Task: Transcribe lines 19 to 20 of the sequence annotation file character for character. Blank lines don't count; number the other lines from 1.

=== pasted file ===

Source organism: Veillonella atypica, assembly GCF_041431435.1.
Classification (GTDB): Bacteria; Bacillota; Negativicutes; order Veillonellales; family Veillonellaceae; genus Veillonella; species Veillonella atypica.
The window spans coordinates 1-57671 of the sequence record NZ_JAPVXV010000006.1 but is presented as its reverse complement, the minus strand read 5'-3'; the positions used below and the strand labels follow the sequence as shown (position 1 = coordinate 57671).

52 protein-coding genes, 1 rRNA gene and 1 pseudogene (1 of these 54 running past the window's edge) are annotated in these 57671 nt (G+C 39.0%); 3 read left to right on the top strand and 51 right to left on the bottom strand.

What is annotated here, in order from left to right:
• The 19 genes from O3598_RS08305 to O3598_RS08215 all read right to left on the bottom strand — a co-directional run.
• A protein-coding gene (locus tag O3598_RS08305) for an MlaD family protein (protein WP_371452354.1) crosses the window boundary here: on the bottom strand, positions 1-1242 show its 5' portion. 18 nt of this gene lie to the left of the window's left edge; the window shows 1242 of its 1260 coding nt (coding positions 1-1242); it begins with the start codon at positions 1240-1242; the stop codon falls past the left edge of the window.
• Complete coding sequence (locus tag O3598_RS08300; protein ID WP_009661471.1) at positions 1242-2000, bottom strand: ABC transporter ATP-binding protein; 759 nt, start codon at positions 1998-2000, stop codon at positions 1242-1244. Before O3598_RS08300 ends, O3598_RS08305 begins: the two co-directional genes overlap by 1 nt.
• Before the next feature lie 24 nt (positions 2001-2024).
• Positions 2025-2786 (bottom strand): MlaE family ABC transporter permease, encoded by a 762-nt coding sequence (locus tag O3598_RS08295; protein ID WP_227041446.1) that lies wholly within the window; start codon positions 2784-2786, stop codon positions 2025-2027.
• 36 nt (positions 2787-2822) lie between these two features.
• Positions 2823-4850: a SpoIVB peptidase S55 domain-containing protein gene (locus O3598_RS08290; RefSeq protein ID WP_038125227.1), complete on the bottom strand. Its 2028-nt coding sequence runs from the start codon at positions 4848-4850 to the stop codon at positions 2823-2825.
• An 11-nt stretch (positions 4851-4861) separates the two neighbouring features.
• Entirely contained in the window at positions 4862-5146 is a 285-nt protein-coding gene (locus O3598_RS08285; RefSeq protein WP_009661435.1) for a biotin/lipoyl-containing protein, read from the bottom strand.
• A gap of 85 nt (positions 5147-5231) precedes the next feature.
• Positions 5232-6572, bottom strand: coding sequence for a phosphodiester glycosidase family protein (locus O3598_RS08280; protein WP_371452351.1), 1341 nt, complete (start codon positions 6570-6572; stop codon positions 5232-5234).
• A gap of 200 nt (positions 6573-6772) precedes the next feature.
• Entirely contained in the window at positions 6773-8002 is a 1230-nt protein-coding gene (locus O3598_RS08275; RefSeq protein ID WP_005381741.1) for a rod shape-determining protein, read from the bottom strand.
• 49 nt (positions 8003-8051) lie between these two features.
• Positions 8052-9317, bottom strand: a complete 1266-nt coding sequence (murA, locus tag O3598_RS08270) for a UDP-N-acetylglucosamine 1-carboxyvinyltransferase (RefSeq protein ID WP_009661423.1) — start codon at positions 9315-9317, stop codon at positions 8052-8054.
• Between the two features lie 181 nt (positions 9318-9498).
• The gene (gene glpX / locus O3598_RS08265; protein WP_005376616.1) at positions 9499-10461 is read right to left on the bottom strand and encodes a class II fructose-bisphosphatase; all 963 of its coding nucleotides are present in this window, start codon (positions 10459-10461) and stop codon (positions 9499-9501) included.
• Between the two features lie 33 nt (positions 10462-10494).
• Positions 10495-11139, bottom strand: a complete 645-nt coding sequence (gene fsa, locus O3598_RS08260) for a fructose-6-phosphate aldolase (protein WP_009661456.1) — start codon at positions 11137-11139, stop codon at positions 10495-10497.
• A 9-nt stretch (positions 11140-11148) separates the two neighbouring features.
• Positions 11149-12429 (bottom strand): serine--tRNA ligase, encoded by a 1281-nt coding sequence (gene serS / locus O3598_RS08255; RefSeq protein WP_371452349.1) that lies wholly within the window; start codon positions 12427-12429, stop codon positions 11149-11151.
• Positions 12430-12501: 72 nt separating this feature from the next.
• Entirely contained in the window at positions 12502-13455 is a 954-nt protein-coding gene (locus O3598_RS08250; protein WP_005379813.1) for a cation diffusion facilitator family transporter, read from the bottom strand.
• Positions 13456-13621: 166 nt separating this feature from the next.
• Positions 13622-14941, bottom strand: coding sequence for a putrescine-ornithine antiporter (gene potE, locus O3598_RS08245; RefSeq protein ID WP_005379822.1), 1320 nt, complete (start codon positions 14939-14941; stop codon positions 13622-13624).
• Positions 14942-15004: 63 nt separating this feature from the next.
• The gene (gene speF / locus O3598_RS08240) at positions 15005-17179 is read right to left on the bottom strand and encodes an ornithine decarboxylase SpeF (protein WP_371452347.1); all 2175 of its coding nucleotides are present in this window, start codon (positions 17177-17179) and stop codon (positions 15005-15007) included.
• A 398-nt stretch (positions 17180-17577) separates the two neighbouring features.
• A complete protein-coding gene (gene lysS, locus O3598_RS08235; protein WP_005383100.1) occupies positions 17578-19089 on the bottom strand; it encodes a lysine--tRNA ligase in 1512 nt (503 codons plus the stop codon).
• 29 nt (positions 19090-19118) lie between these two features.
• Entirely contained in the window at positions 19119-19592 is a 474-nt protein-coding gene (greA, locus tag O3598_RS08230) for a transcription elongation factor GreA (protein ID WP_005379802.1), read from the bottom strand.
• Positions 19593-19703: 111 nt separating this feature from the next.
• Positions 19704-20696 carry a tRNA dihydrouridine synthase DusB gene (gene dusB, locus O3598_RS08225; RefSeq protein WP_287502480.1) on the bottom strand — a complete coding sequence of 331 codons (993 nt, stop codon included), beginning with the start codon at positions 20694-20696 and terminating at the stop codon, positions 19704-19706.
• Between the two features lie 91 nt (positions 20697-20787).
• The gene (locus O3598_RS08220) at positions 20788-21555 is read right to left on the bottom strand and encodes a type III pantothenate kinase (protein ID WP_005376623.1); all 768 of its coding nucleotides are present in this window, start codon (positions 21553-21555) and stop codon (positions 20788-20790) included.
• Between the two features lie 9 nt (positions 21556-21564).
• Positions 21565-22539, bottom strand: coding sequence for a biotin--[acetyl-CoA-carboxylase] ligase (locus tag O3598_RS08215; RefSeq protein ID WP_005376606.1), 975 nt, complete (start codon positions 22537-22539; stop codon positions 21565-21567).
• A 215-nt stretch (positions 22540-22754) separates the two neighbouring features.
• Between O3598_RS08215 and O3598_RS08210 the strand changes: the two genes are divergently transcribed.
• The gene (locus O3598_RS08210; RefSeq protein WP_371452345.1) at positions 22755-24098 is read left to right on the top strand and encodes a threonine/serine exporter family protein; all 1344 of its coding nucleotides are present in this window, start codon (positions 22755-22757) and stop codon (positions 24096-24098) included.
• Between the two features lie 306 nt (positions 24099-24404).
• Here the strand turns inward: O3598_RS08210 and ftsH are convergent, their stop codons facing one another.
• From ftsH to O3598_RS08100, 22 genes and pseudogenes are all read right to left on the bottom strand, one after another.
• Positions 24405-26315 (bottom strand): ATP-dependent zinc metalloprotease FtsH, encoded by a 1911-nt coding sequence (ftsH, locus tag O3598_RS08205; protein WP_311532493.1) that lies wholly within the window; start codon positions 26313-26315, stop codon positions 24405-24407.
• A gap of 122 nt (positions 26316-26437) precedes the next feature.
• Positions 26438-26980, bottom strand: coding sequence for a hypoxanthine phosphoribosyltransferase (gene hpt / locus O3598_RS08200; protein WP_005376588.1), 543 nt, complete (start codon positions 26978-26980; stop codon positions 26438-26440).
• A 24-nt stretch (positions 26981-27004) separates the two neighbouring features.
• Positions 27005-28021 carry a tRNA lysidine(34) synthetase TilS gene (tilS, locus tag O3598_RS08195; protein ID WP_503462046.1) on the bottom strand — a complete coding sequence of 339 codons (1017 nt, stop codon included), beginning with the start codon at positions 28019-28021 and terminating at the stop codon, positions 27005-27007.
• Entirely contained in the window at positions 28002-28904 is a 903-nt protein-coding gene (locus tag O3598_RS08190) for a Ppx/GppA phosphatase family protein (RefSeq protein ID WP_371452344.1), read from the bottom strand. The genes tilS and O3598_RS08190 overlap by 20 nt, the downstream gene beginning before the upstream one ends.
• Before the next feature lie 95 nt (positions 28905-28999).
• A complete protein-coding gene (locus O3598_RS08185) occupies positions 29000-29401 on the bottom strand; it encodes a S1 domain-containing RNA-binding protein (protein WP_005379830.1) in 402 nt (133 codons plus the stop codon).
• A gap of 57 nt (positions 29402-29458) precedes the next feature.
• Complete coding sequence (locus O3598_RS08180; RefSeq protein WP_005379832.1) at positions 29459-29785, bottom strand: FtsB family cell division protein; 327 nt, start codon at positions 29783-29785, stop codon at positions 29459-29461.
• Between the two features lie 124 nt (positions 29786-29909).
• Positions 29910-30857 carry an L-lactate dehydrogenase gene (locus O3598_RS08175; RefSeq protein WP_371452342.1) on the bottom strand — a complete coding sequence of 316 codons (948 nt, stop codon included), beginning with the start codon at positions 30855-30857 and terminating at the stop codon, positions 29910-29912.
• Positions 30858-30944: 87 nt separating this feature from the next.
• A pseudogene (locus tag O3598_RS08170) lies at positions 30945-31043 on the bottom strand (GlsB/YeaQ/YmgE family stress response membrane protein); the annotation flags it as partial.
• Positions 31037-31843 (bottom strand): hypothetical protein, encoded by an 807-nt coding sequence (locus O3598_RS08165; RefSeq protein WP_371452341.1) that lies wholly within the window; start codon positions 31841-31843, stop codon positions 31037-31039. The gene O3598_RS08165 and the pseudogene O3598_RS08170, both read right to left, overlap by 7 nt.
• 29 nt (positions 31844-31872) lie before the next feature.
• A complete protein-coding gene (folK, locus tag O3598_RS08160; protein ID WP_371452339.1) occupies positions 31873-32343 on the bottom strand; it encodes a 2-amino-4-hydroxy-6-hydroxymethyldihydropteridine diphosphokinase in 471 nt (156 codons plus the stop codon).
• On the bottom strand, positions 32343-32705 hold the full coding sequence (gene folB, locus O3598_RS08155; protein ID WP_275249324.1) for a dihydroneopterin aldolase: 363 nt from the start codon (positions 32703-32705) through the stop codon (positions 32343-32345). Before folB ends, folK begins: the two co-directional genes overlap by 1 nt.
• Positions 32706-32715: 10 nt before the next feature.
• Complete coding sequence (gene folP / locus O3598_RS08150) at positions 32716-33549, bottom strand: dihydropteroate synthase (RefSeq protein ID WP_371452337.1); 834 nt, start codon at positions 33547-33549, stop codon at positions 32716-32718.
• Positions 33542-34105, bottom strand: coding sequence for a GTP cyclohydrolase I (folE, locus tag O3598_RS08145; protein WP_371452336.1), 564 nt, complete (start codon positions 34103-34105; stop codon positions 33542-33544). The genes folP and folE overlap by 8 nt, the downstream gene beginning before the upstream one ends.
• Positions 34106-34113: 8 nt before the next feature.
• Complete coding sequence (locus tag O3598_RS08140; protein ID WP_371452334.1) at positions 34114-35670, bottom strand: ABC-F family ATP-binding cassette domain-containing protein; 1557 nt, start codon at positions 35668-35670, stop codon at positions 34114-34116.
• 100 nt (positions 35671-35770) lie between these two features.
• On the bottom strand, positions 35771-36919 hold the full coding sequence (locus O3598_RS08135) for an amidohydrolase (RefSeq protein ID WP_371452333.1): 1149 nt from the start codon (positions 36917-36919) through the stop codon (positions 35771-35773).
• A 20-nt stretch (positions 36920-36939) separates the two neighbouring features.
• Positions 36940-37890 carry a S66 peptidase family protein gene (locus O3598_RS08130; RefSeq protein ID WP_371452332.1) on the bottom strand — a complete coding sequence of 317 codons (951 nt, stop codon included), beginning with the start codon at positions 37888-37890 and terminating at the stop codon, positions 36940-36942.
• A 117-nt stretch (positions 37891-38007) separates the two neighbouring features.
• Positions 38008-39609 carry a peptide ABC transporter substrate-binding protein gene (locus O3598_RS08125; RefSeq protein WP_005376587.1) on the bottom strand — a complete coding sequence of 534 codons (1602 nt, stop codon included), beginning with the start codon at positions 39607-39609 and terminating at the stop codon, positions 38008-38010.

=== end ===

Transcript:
• 49 nt (positions 8003-8051) lie between these two features.
• Positions 8052-9317, bottom strand: a complete 1266-nt coding sequence (murA, locus tag O3598_RS08270) for a UDP-N-acetylglucosamine 1-carboxyvinyltransferase (RefSeq protein ID WP_009661423.1) — start codon at positions 9315-9317, stop codon at positions 8052-8054.